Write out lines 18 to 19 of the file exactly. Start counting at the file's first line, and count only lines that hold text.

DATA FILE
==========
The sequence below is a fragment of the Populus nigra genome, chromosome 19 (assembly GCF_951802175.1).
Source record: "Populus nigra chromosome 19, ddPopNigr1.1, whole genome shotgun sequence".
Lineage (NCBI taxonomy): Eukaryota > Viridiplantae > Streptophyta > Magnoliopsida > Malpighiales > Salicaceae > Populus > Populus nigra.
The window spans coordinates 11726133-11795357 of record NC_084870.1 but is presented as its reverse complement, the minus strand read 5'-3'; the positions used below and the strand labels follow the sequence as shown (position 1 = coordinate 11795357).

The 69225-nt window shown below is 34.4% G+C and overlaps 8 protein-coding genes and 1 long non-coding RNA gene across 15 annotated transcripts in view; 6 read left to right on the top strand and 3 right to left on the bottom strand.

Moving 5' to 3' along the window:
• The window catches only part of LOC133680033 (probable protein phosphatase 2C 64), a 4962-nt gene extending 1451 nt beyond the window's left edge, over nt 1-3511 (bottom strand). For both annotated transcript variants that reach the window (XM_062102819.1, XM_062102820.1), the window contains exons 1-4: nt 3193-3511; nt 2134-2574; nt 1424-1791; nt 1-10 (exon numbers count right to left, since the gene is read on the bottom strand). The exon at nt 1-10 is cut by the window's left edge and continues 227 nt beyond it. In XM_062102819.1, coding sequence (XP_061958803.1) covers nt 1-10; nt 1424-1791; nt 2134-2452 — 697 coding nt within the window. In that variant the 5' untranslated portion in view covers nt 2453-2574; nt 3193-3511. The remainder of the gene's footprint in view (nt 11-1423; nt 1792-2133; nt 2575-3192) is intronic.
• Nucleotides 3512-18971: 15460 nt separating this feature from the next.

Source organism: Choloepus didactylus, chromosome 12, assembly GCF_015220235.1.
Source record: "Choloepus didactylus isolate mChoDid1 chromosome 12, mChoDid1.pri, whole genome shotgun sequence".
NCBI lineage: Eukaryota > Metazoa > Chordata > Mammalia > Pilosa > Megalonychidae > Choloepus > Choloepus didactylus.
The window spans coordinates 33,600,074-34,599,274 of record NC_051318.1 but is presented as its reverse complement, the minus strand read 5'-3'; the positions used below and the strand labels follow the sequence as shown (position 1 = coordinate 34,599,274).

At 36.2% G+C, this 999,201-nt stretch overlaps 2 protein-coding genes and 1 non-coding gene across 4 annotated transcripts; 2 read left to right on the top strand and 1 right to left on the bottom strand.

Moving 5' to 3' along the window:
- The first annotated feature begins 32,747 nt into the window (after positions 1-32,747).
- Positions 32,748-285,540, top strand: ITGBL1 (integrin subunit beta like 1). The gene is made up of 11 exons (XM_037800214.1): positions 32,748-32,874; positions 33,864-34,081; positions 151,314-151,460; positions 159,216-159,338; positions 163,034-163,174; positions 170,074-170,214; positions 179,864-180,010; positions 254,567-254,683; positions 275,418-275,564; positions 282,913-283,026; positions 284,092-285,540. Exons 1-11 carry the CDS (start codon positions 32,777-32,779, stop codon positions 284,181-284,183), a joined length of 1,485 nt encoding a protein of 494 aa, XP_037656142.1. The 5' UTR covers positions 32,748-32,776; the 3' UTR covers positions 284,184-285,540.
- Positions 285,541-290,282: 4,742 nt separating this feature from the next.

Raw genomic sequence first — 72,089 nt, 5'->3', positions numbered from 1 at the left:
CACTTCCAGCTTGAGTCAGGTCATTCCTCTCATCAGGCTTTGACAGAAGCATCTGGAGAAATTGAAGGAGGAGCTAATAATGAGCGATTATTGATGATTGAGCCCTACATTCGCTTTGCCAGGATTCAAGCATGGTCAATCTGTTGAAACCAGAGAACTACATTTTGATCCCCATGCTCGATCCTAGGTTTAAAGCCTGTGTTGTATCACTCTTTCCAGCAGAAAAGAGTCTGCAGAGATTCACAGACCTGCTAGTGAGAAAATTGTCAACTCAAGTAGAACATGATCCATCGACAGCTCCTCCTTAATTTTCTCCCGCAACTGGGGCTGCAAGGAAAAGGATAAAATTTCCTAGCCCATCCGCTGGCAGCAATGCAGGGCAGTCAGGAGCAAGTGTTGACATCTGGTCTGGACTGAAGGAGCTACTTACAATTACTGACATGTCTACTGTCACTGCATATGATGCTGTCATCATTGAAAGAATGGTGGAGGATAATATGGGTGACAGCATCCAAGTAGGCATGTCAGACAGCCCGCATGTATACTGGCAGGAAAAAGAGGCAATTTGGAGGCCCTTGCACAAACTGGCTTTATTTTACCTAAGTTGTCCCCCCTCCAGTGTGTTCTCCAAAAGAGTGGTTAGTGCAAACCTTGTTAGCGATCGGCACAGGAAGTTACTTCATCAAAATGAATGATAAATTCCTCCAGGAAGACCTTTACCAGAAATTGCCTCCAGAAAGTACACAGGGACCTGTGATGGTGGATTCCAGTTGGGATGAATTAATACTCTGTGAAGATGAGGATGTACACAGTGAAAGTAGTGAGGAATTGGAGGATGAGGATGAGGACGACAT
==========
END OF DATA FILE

Raw genomic sequence first — 72,089 nt, 5'->3', positions numbered from 1 at the left:
CACTTCCAGCTTGAGTCAGGTCATTCCTCTCATCAGGCTTTGACAGAAGCATCTGGAGAAATTGAAGGAGGAGCTAATAATGAGCGATTATTGATGATTGAGCCCTACATTCGCTTTGCCAGGATTCAAGCATGGTCAATCTGTTGAAACCAGAGAACTACATTTTGATCCCCATGCTCGATCCTAGGTTTAAAGCCTGTGTTGTATCACTCTTTCCAGCAGAAAAGAGTCTGCAGAGATTCACAGACCTGCTAGTGAGAAAATTGTCAACTCAAGTAGAACATGATCCATCGACAGCTCCTCCTTAATTTTCTCCCGCAACTGGGGCTGCAAGGAAAAGGATAAAATTTCCTAGCCCATCCGCTGGCAGCAATGCAGGGCAGTCAGGAGCAAGTGTTGACATCTGGTCTGGACTGAAGGAGCTACTTACAATTACTGACATGTCTACTGTCACTGCATATGATGCTGTCATCATTGAAAGAATGGTGGAGGATAATATGGGTGACAGCATCCAAGTAGGCATGTCAGACAGCCCGCATGTATACTGGCAGGAAAAAGAGGCAATTTGGAGGCCCTTGCACAAACTGGCTTTATTTTACCTAAGTTGTCCCCCCTCCAGTGTGTTCTCCAAAAGAGTGGTTAGTGCAAACCTTGTTAGCGATCGGCACAGGAAGTTACTTCATCAAAATGAATGATAAATTCCTCCAGGAAGACCTTTACCAGAAATTGCCTCCAGAAAGTACACAGGGACCTGTGATGGTGGATTCCAGTTGGGATGAATTAATACTCTGTGAAGATGAGGATGTACACAGTGAAAGTAGTGAGGAATTGGAGGATGAGGATGAGGACGACAT